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How Solos from Gdańsk, Burdag, and Warszawa Came To Be

Posted August 20th, 2012

Wislawa Szymborska, a Nobel Prize-winning Polish poet, passed away in February of this year. I remember being introduced to her work in high school, after choosing at random a book of her poems from the town library. I read her, and forgot about her. But recently, thanks to the Poetry Foundation’s iPhone app, I began reading poets by chance: the app features a random poem finder; shake it, the screen whirls, and voila! You’ve been supplied your daily word fodder. Wislawa came up a few months ago.

I hadn’t thought about Poland again until last week when I spoke with Greg Holt, program associate at Dance/UP and former LAB fellow. With his help, this year’s Philly Fringe features Solos from Gdańsk, Burdag, and Warszawa, solo work from three Polish dancers: Magda Jędra, Marysia Stokłosa, and Iza Chlewińska (a version of Tralfamadoria, which you can preview below, will appear in the Fringe). The Fringe show is an addendum though; the main focus of the three’s trip to Philadelphia beginning the second week of September is cross-cultural and cross-artistic discussion. Accordingly, the exchange began with a conversation.

After the jump: Find out how Greg oiled the cross-cultural cogs and made it happen, and listen to a Wislawa poem in Polish.

“Joanna Leśnierowska from Arts Stations Foundation in Poznań, Poland approached us this year,” Greg said when we spoke. The two met when Joanna attended Dance/USA’s annual dance showcase. “She thought it would be great to do a cultural and artistic exchange,” he said.  Arts Stations Foundation agreed to curate the exchange, while Dance/UP, the Philadelphia branch of Dance/USA, signed on to act as hosts for the Polish artists.

Completing the shuffle are three Philadelphia-based movement artists—Beau Hancock, Nora Gibson, and Alie Vidich—who followed individual agendas when they traveled to Poland at the start of July. Beau, co-founder of Stone Depot Dance Lab with Fringe artist Ellie Goudie-Averill, spent time in Burdag before attending a festival in Warsaw and then the Malta Festival in Poznań. Nora, who recently presented work at the Dance Place in Washington, D.C., traveled to Warsaw and Poznań. Alie, who expressed interest in learning from a contemporary artist, went to Poznań to study with Jurij Konjar, and then on to the Gdańsk Dance Festival in Gdańsk. The three have since returned to the U.S.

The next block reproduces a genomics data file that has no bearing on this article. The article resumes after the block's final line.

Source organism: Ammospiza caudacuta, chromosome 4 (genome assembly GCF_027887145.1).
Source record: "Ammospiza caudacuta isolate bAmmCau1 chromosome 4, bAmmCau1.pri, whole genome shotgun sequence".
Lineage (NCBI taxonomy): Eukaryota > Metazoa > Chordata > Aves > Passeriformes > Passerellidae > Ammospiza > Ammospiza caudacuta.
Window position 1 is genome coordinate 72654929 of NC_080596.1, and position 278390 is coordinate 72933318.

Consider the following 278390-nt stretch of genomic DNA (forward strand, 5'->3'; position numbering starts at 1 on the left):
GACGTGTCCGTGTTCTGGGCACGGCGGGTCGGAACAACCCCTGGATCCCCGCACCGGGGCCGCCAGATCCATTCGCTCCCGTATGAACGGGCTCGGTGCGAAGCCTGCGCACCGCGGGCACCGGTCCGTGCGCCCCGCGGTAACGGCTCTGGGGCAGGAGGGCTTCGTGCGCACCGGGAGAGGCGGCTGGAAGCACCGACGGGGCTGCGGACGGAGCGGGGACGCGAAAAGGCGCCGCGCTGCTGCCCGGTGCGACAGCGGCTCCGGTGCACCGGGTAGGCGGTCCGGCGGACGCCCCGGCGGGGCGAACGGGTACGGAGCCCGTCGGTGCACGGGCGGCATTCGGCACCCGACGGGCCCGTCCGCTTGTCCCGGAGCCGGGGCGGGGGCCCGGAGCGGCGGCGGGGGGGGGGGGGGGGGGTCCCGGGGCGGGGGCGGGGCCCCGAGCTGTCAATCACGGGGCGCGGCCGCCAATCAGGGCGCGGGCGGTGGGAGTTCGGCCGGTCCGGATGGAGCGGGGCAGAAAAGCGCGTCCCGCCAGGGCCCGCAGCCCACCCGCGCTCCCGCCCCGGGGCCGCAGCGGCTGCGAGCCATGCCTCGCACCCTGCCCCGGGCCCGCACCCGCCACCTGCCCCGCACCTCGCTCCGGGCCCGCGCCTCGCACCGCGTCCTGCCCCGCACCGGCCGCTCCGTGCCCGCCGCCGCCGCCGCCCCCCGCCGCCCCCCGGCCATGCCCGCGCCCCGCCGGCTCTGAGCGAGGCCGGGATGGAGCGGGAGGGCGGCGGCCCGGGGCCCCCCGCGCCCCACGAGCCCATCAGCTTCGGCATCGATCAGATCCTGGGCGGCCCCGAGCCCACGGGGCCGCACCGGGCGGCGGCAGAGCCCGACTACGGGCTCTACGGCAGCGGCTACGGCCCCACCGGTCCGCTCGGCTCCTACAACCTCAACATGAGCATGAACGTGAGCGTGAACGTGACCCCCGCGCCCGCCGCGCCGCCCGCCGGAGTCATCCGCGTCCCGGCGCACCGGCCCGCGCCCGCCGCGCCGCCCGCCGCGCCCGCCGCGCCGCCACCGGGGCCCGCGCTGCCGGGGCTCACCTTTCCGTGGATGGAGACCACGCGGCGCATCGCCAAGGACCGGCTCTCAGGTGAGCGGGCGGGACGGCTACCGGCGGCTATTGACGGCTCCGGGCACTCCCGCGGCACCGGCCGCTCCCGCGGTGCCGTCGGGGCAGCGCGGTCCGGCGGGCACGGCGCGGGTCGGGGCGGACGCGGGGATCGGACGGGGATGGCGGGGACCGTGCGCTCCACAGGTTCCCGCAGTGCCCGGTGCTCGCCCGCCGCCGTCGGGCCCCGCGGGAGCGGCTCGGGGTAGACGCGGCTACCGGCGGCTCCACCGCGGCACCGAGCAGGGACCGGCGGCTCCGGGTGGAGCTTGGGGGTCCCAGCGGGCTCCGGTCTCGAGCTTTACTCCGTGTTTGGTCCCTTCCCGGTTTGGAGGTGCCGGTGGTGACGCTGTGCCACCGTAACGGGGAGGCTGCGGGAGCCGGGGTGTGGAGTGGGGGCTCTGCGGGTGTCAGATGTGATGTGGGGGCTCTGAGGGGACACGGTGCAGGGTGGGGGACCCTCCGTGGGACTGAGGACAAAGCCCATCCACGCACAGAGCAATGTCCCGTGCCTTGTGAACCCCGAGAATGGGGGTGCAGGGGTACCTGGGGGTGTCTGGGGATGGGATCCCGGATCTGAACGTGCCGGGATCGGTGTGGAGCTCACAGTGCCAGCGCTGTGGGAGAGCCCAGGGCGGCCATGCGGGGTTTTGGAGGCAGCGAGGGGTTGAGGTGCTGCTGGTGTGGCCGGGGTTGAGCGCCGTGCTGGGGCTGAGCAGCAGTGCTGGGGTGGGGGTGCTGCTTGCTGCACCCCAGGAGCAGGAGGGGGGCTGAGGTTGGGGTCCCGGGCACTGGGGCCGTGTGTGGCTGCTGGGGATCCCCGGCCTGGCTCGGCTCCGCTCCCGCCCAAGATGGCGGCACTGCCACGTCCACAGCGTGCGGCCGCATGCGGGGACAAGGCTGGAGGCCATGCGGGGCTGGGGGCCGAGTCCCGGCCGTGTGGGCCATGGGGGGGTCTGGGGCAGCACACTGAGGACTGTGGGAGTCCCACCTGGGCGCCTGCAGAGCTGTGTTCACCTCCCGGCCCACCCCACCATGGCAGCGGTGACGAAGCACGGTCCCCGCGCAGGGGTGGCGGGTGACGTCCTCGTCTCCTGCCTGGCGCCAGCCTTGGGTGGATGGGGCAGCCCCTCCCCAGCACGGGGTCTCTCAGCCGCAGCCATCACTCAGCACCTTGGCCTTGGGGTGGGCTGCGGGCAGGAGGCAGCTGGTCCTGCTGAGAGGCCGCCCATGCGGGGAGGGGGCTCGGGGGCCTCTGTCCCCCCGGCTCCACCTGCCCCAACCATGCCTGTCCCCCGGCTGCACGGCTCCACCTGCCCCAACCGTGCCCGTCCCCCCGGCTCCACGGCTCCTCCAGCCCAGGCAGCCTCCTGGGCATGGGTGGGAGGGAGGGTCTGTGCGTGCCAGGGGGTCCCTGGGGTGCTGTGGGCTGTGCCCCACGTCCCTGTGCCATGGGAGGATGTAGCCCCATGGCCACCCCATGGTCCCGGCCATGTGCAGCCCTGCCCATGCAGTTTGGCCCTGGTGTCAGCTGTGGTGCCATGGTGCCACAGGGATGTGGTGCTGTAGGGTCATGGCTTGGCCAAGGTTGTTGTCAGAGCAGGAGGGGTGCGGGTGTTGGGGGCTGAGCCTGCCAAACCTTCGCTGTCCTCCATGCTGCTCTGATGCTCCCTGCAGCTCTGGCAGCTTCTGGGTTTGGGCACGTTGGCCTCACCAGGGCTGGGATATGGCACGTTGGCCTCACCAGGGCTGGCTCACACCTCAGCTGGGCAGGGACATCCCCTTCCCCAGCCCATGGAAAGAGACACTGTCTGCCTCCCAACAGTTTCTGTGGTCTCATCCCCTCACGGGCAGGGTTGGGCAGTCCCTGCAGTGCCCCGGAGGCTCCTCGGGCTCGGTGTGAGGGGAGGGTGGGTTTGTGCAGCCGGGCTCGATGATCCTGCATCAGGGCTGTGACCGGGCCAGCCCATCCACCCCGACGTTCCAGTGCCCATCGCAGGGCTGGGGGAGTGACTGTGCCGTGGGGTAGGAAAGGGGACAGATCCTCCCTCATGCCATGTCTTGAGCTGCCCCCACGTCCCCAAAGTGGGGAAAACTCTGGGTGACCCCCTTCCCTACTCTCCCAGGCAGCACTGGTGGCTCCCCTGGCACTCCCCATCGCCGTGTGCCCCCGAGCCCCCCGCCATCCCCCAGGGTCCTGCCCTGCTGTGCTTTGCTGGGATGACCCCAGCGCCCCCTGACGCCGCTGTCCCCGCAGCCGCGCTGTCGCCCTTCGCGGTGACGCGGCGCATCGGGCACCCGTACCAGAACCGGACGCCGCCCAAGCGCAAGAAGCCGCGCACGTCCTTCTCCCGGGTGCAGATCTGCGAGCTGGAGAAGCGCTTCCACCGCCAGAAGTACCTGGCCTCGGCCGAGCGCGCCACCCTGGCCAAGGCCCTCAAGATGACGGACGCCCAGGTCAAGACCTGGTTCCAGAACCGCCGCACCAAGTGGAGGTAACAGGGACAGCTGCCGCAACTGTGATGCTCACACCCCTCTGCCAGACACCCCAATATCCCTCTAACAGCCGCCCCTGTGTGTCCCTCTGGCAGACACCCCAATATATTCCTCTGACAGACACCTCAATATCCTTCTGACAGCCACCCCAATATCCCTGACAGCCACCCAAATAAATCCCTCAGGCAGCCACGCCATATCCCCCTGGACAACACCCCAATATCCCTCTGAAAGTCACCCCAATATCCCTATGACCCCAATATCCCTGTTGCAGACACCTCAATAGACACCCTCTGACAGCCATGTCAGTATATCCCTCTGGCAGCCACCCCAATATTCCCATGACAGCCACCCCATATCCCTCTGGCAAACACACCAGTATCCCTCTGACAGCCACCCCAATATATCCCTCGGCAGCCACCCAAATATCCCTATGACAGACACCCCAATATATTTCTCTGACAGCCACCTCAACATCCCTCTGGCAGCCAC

When it comes time for Magda, Marisya, and Iza to land stateside, the three will be ushered into numerous conversations with the Philadelphia community. “We wanted them to come during the festival because that’s when the biggest explosion of art in Philadelphia takes place,” Greg said. Dance/UP will include the Polish choreographers in their Hi Tea series, where artists and members of the public are invited to share tea and casual conversation. The series will also be attended by two visiting Hungarian choreographers, Katalin Lengyel and Ferenc Fehér, an exchange made possible by Trust for Mutual Understanding. The five European artists will also take part in a more formal artistic exchange, as the Philly PARD will welcome them as teachers during the month of September.

Although none of the visiting artists are completing a residency, and are therefore not expected to develop a performance as a conclusion to their visit, Magda, Marisya, and Iza expressed interest in performing. Solos from Gdańsk, Burdag, and Warszawa is a chance to hear each artist’s individual voice, as they report from the respective towns in Poland where their work is based.

Though the visiting artists will be in Philadelphia for only a few weeks, one hopes that our city’s artists will generate artistic inquiry, and leave the visiting artists will precious souvenirs. In exchange, Magda, Marisya, Iza, Katalin, and Frenec will hopefully do the same for Philadelphia artists, sharing their body of work in a way that is “so aloofly precise and so fragilely proud.” Here’s to unpacking that verse from Wislawa’s poem “Birthday” (and translating the poem in its original Polish, with German subtitles, below).

Solos from Gdańsk, Burdag, and Warszawa runs September 14, 15, and 16 at 8:00 pm, at the Mascher Space Co-op, 155 Cecil B Moore Avenue. $15.

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